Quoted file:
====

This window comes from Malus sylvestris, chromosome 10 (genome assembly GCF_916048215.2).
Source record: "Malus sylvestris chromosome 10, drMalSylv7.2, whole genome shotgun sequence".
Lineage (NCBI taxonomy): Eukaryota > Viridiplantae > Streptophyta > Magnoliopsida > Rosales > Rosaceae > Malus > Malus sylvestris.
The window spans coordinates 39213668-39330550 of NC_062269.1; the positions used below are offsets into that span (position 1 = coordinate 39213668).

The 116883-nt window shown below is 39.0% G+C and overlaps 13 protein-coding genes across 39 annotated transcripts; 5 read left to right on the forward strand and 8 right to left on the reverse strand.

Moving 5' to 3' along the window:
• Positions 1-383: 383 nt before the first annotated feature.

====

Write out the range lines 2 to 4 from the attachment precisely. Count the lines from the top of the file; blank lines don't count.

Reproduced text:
Source record: "Malus sylvestris chromosome 10, drMalSylv7.2, whole genome shotgun sequence".
Lineage (NCBI taxonomy): Eukaryota > Viridiplantae > Streptophyta > Magnoliopsida > Rosales > Rosaceae > Malus > Malus sylvestris.
The window spans coordinates 39213668-39330550 of NC_062269.1; the positions used below are offsets into that span (position 1 = coordinate 39213668).